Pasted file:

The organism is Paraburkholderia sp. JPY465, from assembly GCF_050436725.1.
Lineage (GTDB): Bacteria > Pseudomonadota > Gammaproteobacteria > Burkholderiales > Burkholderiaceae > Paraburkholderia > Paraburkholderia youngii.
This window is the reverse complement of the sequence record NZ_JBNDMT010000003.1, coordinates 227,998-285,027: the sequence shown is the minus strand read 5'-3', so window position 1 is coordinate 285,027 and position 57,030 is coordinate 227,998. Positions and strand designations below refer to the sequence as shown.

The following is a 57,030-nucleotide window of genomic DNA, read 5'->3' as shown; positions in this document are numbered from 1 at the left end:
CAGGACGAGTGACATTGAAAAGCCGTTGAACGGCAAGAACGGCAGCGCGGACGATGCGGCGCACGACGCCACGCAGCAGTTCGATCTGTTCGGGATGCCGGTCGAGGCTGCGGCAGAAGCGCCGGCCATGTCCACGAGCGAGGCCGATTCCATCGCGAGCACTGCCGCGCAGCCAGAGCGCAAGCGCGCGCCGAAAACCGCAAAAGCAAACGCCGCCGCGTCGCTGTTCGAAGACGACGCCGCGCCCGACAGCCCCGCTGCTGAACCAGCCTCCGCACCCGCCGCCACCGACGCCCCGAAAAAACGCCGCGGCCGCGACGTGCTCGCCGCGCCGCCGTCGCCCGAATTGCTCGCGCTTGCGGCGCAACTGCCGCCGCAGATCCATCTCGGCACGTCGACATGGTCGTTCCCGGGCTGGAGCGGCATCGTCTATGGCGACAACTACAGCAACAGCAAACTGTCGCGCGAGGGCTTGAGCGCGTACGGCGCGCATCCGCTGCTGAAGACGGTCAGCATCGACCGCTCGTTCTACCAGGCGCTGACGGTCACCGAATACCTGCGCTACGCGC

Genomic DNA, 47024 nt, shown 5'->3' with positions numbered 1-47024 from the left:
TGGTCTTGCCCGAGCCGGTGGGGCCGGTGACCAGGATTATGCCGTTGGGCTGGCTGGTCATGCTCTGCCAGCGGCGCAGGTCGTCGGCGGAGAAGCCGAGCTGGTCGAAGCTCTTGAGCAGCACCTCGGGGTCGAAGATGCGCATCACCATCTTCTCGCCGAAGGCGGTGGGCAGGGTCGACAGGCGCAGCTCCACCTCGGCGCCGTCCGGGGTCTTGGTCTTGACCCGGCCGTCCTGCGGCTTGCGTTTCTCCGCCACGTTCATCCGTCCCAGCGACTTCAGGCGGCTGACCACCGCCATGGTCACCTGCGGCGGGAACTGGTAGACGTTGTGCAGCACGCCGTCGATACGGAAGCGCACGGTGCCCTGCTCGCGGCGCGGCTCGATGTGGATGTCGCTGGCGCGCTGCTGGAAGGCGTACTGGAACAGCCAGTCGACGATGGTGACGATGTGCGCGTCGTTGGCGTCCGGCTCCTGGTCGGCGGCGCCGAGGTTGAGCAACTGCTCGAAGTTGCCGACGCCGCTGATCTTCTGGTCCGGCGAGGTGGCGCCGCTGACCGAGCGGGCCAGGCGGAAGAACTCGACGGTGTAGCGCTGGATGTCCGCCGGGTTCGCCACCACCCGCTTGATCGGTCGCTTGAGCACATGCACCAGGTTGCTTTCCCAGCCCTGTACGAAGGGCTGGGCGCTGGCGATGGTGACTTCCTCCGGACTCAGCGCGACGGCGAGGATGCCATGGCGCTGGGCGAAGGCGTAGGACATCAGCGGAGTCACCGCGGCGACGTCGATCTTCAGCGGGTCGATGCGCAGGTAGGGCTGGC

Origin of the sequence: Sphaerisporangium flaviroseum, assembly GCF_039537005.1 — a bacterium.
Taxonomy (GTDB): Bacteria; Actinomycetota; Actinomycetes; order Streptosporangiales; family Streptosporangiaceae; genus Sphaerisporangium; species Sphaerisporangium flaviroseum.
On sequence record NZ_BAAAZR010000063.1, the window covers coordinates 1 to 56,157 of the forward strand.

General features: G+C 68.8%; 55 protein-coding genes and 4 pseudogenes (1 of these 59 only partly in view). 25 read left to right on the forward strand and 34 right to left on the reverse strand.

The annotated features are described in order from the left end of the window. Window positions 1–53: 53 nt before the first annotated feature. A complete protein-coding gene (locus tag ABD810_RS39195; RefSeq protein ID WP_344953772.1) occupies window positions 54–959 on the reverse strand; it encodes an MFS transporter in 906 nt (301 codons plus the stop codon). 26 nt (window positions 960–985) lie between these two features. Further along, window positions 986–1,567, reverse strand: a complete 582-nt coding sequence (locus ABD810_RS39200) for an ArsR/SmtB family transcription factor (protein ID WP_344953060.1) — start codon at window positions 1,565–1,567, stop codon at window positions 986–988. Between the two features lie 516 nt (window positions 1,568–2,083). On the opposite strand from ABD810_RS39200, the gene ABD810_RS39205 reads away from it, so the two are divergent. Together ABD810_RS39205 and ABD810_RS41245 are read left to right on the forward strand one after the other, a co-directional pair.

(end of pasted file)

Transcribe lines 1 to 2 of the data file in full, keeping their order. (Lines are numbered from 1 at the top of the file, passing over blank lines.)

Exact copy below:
The organism is Paraburkholderia sp. JPY465, from assembly GCF_050436725.1.
Lineage (GTDB): Bacteria > Pseudomonadota > Gammaproteobacteria > Burkholderiales > Burkholderiaceae > Paraburkholderia > Paraburkholderia youngii.